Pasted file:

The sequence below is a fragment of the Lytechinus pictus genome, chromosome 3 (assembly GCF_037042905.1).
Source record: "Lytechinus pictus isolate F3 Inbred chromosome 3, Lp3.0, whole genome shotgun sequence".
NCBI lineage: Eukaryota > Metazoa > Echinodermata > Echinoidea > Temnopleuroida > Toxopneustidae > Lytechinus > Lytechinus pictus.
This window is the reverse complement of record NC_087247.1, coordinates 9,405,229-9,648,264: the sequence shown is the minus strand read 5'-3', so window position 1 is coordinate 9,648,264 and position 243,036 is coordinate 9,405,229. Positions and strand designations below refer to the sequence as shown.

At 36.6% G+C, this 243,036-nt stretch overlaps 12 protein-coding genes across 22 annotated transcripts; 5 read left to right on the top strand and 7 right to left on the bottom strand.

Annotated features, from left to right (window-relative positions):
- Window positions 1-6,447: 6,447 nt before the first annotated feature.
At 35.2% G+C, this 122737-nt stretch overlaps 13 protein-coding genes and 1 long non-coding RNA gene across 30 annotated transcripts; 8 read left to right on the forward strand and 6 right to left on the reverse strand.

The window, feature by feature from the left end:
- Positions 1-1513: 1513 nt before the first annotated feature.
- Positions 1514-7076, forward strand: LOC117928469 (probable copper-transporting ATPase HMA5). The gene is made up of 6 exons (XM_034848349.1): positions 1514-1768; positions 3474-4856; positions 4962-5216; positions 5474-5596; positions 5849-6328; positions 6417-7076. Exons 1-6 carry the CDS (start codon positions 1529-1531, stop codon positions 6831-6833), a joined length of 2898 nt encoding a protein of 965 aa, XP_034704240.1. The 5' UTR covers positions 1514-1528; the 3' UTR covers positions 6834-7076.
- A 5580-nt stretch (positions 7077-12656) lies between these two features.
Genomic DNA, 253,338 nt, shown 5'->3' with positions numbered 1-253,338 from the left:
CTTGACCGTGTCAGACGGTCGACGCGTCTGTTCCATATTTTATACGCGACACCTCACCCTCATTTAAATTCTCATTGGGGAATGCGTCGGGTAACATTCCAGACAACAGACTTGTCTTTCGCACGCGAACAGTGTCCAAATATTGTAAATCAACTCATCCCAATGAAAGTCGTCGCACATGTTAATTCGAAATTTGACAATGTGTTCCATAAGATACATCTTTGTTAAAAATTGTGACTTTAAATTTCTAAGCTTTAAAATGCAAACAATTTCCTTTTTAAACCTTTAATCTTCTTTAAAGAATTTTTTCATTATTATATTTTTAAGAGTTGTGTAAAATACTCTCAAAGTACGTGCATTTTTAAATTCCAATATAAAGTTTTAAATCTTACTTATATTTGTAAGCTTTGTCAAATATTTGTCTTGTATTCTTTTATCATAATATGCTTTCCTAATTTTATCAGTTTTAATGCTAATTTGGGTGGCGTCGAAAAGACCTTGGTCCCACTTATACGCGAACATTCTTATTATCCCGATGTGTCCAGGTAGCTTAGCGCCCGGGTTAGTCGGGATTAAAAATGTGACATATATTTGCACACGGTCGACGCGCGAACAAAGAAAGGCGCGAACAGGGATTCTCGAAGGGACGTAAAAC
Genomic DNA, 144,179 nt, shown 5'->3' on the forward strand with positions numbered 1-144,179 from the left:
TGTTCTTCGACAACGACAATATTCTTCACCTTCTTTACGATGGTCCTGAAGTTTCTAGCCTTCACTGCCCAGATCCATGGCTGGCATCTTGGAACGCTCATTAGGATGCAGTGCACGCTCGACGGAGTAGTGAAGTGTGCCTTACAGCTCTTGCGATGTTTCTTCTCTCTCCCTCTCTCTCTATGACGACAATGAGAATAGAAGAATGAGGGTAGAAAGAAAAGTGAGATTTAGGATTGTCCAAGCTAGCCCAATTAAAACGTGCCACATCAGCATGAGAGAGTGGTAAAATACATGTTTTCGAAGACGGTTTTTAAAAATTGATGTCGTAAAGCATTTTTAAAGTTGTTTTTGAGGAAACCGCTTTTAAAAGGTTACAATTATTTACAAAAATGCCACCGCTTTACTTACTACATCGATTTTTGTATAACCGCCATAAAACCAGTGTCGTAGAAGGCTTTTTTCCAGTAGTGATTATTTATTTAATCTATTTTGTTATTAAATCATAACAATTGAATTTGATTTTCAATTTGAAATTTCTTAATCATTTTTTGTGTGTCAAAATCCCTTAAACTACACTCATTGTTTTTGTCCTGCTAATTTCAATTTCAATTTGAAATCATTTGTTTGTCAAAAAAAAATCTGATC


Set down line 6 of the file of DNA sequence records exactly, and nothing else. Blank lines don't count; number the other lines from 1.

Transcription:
Annotated features, from left to right (window-relative positions):